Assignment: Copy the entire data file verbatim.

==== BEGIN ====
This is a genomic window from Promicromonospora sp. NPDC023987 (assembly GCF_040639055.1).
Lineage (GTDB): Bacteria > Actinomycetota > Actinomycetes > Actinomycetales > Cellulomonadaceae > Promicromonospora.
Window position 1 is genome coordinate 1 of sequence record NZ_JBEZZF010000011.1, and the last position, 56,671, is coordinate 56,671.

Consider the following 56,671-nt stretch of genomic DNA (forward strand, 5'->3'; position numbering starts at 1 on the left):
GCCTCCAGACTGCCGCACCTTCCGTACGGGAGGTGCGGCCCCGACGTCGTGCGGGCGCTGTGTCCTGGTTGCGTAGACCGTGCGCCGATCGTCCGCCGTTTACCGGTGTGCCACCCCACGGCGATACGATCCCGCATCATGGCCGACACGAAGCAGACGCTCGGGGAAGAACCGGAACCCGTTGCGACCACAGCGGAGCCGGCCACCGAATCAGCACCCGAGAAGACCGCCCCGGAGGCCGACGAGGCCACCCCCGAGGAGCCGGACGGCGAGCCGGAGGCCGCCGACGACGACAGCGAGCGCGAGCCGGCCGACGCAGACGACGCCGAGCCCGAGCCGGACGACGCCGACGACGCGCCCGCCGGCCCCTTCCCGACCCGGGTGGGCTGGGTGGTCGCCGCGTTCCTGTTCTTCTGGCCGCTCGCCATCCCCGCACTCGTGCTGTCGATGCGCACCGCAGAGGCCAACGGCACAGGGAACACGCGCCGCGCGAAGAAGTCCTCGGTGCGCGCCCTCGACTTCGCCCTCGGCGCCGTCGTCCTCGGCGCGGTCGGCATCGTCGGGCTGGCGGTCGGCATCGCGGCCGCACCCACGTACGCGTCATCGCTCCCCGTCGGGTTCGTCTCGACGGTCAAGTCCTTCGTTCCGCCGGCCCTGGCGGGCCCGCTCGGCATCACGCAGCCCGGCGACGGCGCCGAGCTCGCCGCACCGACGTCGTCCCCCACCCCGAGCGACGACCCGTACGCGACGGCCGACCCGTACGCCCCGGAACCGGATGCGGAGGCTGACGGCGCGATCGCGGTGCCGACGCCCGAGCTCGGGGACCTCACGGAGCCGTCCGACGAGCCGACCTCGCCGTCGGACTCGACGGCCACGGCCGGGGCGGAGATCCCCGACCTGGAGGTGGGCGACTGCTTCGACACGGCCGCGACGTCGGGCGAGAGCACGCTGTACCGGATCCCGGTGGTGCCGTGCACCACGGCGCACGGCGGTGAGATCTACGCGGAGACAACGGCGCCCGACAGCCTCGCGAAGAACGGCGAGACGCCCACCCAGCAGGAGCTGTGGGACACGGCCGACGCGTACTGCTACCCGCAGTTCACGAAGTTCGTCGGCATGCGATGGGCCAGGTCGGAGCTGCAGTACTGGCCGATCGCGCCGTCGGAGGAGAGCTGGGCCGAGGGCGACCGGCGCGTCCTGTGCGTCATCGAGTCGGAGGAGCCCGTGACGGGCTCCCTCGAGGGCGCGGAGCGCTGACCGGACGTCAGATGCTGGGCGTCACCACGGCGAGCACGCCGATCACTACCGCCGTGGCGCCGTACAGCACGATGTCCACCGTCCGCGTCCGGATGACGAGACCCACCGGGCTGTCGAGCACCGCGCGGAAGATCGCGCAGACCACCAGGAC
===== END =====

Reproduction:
This is a genomic window from Promicromonospora sp. NPDC023987 (assembly GCF_040639055.1).
Lineage (GTDB): Bacteria > Actinomycetota > Actinomycetes > Actinomycetales > Cellulomonadaceae > Promicromonospora.
Window position 1 is genome coordinate 1 of sequence record NZ_JBEZZF010000011.1, and the last position, 56,671, is coordinate 56,671.

Consider the following 56,671-nt stretch of genomic DNA (forward strand, 5'->3'; position numbering starts at 1 on the left):
GCCTCCAGACTGCCGCACCTTCCGTACGGGAGGTGCGGCCCCGACGTCGTGCGGGCGCTGTGTCCTGGTTGCGTAGACCGTGCGCCGATCGTCCGCCGTTTACCGGTGTGCCACCCCACGGCGATACGATCCCGCATCATGGCCGACACGAAGCAGACGCTCGGGGAAGAACCGGAACCCGTTGCGACCACAGCGGAGCCGGCCACCGAATCAGCACCCGAGAAGACCGCCCCGGAGGCCGACGAGGCCACCCCCGAGGAGCCGGACGGCGAGCCGGAGGCCGCCGACGACGACAGCGAGCGCGAGCCGGCCGACGCAGACGACGCCGAGCCCGAGCCGGACGACGCCGACGACGCGCCCGCCGGCCCCTTCCCGACCCGGGTGGGCTGGGTGGTCGCCGCGTTCCTGTTCTTCTGGCCGCTCGCCATCCCCGCACTCGTGCTGTCGATGCGCACCGCAGAGGCCAACGGCACAGGGAACACGCGCCGCGCGAAGAAGTCCTCGGTGCGCGCCCTCGACTTCGCCCTCGGCGCCGTCGTCCTCGGCGCGGTCGGCATCGTCGGGCTGGCGGTCGGCATCGCGGCCGCACCCACGTACGCGTCATCGCTCCCCGTCGGGTTCGTCTCGACGGTCAAGTCCTTCGTTCCGCCGGCCCTGGCGGGCCCGCTCGGCATCACGCAGCCCGGCGACGGCGCCGAGCTCGCCGCACCGACGTCGTCCCCCACCCCGAGCGACGACCCGTACGCGACGGCCGACCCGTACGCCCCGGAACCGGATGCGGAGGCTGACGGCGCGATCGCGGTGCCGACGCCCGAGCTCGGGGACCTCACGGAGCCGTCCGACGAGCCGACCTCGCCGTCGGACTCGACGGCCACGGCCGGGGCGGAGATCCCCGACCTGGAGGTGGGCGACTGCTTCGACACGGCCGCGACGTCGGGCGAGAGCACGCTGTACCGGATCCCGGTGGTGCCGTGCACCACGGCGCACGGCGGTGAGATCTACGCGGAGACAACGGCGCCCGACAGCCTCGCGAAGAACGGCGAGACGCCCACCCAGCAGGAGCTGTGGGACACGGCCGACGCGTACTGCTACCCGCAGTTCACGAAGTTCGTCGGCATGCGATGGGCCAGGTCGGAGCTGCAGTACTGGCCGATCGCGCCGTCGGAGGAGAGCTGGGCCGAGGGCGACCGGCGCGTCCTGTGCGTCATCGAGTCGGAGGAGCCCGTGACGGGCTCCCTCGAGGGCGCGGAGCGCTGACCGGACGTCAGATGCTGGGCGTCACCACGGCGAGCACGCCGATCACTACCGCCGTGGCGCCGTACAGCACGATGTCCACCGTCCGCGTCCGGATGACGAGACCCACCGGGCTGTCGAGCACCGCGCGGAAGATCGCGCAGACCACCAGGAC